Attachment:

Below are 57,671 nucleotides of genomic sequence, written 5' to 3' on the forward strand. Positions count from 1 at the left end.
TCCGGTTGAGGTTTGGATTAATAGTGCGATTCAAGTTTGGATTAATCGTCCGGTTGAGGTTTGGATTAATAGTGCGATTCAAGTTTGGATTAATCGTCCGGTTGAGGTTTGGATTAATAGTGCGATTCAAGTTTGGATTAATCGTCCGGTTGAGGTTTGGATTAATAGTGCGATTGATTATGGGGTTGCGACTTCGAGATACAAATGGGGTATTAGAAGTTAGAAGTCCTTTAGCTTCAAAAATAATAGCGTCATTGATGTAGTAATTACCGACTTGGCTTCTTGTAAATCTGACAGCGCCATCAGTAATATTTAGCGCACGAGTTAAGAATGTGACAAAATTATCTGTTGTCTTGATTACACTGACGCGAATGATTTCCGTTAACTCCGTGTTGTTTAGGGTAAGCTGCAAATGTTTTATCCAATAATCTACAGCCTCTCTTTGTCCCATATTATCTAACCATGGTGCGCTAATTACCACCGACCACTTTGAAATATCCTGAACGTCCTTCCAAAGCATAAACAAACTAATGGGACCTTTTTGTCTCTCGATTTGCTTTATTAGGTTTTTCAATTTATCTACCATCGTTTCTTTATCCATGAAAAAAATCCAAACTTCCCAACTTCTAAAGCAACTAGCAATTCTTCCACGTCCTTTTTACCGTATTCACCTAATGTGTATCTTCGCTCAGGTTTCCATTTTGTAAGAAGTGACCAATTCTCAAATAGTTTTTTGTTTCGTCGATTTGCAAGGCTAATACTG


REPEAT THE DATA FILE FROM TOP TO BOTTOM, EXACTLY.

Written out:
Below are 57,671 nucleotides of genomic sequence, written 5' to 3' on the forward strand. Positions count from 1 at the left end.
TCCGGTTGAGGTTTGGATTAATAGTGCGATTCAAGTTTGGATTAATCGTCCGGTTGAGGTTTGGATTAATAGTGCGATTCAAGTTTGGATTAATCGTCCGGTTGAGGTTTGGATTAATAGTGCGATTCAAGTTTGGATTAATCGTCCGGTTGAGGTTTGGATTAATAGTGCGATTGATTATGGGGTTGCGACTTCGAGATACAAATGGGGTATTAGAAGTTAGAAGTCCTTTAGCTTCAAAAATAATAGCGTCATTGATGTAGTAATTACCGACTTGGCTTCTTGTAAATCTGACAGCGCCATCAGTAATATTTAGCGCACGAGTTAAGAATGTGACAAAATTATCTGTTGTCTTGATTACACTGACGCGAATGATTTCCGTTAACTCCGTGTTGTTTAGGGTAAGCTGCAAATGTTTTATCCAATAATCTACAGCCTCTCTTTGTCCCATATTATCTAACCATGGTGCGCTAATTACCACCGACCACTTTGAAATATCCTGAACGTCCTTCCAAAGCATAAACAAACTAATGGGACCTTTTTGTCTCTCGATTTGCTTTATTAGGTTTTTCAATTTATCTACCATCGTTTCTTTATCCATGAAAAAAATCCAAACTTCCCAACTTCTAAAGCAACTAGCAATTCTTCCACGTCCTTTTTACCGTATTCACCTAATGTGTATCTTCGCTCAGGTTTCCATTTTGTAAGAAGTGACCAATTCTCAAATAGTTTTTTGTTTCGTCGATTTGCAAGGCTAATACTG